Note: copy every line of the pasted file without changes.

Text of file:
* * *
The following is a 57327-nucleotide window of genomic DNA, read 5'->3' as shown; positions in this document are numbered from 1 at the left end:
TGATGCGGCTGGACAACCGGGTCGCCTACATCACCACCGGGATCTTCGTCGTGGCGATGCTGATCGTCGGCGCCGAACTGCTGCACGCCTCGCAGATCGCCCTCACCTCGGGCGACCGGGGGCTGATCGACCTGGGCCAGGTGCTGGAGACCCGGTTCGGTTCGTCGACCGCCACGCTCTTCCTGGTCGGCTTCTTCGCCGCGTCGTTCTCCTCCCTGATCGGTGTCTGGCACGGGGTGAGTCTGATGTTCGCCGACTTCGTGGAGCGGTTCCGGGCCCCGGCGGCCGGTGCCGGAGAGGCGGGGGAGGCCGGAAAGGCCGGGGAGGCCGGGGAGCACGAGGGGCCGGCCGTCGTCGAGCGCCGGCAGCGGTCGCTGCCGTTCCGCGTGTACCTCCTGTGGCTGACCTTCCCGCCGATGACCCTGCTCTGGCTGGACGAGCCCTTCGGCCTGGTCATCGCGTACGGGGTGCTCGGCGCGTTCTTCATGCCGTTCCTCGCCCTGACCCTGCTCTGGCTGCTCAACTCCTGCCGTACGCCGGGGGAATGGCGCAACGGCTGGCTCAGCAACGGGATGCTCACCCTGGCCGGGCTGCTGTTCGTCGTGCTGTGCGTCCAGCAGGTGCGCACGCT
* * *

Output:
The following is a 57327-nucleotide window of genomic DNA, read 5'->3' as shown; positions in this document are numbered from 1 at the left end:
TGATGCGGCTGGACAACCGGGTCGCCTACATCACCACCGGGATCTTCGTCGTGGCGATGCTGATCGTCGGCGCCGAACTGCTGCACGCCTCGCAGATCGCCCTCACCTCGGGCGACCGGGGGCTGATCGACCTGGGCCAGGTGCTGGAGACCCGGTTCGGTTCGTCGACCGCCACGCTCTTCCTGGTCGGCTTCTTCGCCGCGTCGTTCTCCTCCCTGATCGGTGTCTGGCACGGGGTGAGTCTGATGTTCGCCGACTTCGTGGAGCGGTTCCGGGCCCCGGCGGCCGGTGCCGGAGAGGCGGGGGAGGCCGGAAAGGCCGGGGAGGCCGGGGAGCACGAGGGGCCGGCCGTCGTCGAGCGCCGGCAGCGGTCGCTGCCGTTCCGCGTGTACCTCCTGTGGCTGACCTTCCCGCCGATGACCCTGCTCTGGCTGGACGAGCCCTTCGGCCTGGTCATCGCGTACGGGGTGCTCGGCGCGTTCTTCATGCCGTTCCTCGCCCTGACCCTGCTCTGGCTGCTCAACTCCTGCCGTACGCCGGGGGAATGGCGCAACGGCTGGCTCAGCAACGGGATGCTCACCCTGGCCGGGCTGCTGTTCGTCGTGCTGTGCGTCCAGCAGGTGCGCACGCT